Eli recently had an experience with a tenant where after they had signed the lease, and made the initial payments and the deposit, they revealed that they had an emotional support animal who would be living with them. As discussed in this video, Chris Lee and Eli Secor, founders of Landlord Gurus, discuss emotional support animals and pets in your rental, as well as how to prevent surprises like Eli’s.
If a tenant has an emotional support animal and an authorized letter, landlords are usually required to accept that specific animal in the rental. Therefore, there are some fears among landlords that people who might not necessarily need an emotional support animal end up getting an ESA letter just so their pets can live in the unit. So what can be done about that?
Also Read: Emotional Support Animal Housing Laws: A Landlord’s Guide
“What’s really important is to thoroughly screen and vet the tenants themselves. Then to know what your rights and responsibilities are around ESAs and what you can and can’t do,” Eli said.
Both Chris and Eli stress the importance of thoroughly screening all potential tenants.
“When you screen somebody, you can find out a lot about them. You might be able to learn whether this is somebody that is fit for your unit or not, regardless of whether they have an animal,” Chris said.
In Seattle, where Chris and Eli reside, it is required to post your criteria with your advertisement. An example of criteria includes no smoking, credit score minimums, and income minimums, which is a multiple of what the rent is. For example, Chris requires the tenant’s income to be at least three times the rent. Eli also includes the ability to receive past landlord references. He finds landlord references to be important.
“Just the type of response and whether you get a response, is telling. I want to have somebody else take the trouble to say, ‘Yeah, I had a good experience with this person.’”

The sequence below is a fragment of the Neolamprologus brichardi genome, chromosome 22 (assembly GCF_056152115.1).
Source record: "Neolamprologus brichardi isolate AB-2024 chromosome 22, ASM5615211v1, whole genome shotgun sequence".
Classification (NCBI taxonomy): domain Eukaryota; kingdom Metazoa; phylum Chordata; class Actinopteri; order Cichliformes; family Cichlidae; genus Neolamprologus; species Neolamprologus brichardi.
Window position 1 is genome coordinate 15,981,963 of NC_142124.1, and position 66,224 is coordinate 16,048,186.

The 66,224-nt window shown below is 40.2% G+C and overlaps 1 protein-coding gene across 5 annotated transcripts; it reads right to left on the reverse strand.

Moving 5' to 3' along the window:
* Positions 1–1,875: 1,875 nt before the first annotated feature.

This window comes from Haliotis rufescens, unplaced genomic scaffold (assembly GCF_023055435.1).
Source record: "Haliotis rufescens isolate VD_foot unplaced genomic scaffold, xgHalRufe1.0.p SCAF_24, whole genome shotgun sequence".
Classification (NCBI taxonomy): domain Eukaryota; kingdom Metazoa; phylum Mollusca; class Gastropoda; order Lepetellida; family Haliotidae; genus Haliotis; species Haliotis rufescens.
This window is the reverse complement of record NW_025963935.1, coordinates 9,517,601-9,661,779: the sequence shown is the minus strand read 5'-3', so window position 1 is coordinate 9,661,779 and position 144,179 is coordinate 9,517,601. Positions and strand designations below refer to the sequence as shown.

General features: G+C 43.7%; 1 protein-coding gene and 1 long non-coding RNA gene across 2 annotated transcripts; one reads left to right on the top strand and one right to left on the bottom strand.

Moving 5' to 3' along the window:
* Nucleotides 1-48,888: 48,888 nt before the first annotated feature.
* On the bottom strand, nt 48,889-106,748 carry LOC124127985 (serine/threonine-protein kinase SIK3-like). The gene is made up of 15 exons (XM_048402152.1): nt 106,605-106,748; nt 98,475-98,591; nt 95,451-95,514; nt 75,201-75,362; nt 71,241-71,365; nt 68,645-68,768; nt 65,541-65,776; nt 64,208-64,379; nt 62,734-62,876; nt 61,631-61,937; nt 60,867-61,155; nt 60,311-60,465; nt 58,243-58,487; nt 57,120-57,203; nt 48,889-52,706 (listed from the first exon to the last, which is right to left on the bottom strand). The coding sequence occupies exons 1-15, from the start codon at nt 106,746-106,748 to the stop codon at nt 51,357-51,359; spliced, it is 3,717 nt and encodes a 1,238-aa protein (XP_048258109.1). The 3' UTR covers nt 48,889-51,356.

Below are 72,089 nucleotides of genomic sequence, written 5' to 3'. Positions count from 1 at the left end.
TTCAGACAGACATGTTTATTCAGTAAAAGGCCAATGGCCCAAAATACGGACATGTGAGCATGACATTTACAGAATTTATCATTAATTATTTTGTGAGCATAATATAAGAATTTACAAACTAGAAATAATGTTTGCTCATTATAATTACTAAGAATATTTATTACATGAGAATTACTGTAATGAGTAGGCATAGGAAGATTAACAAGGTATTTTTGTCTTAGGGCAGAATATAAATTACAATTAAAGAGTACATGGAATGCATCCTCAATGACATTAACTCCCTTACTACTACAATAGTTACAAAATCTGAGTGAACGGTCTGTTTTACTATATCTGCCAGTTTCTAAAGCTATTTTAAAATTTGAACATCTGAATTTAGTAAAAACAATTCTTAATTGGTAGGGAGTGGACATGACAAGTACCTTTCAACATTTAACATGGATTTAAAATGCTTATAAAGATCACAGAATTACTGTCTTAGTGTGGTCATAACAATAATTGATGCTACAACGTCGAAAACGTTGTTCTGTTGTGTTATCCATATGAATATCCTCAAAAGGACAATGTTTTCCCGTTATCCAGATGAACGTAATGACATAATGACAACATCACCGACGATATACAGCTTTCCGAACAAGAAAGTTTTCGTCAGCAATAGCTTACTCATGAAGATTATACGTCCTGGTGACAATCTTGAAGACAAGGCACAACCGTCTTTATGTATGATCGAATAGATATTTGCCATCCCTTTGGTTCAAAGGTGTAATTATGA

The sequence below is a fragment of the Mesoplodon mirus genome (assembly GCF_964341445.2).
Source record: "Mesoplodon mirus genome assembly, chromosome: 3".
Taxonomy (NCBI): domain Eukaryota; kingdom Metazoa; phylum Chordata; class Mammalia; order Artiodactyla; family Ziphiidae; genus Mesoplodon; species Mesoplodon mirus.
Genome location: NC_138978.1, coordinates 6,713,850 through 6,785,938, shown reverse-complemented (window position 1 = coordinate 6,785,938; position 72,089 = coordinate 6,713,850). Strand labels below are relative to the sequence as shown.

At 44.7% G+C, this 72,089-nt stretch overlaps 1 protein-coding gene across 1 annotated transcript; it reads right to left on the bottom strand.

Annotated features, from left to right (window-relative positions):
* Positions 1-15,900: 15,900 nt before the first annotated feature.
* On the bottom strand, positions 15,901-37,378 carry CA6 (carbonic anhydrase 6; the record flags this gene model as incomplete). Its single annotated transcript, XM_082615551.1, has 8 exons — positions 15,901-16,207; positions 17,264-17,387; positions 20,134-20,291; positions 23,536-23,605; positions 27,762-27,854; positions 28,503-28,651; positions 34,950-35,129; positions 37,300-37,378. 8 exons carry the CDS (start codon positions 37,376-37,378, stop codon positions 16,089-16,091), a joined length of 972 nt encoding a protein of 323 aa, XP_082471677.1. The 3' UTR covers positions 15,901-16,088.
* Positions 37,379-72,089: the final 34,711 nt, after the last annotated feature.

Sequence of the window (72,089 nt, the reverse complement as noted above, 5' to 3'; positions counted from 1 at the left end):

Also Read: Rental Criteria Checklist for Screening Prospective Tenants
While Chris allows cats in some of his rentals, Eli generally does not allow any pets. A question that Chris asked Eli was whether or not he thinks that he’s losing out on potentially good tenants by having a no-pet policy.
“Well, there are potentially good tenants and larger applicant pools. I think there are gonna be more applicants, you’re going to have more interest. A fairly large percentage of renters do have pets. So, larger applicant pool and an opportunity to make more money, potentially,” Eli said.
Eli has been using a property manager for his Portland triplex, where they allow pets. His property manager utilizes petscreening.com and they charge pet rent.
“So I am getting higher rent because of it. And yes, I’m seriously considering changing with other rentals that I manage,” Eli said.
Also Read: Best Ways to Increase Rent: Collect Fees for Pets in Rental Property
Emotional Support Animals and Pets In Your Rental: Landlord Gurus Takeaway
Since there are many legalities surrounding emotional support animals in your rental, Chris and Eli highly recommend consulting a lawyer if you have any doubts.
“The biggest takeaway is to screen thoroughly and methodically, do the extra legwork. We’ve written lots about that: best screening services, how to screen, what questions to ask, all those types of things.” Eli said.
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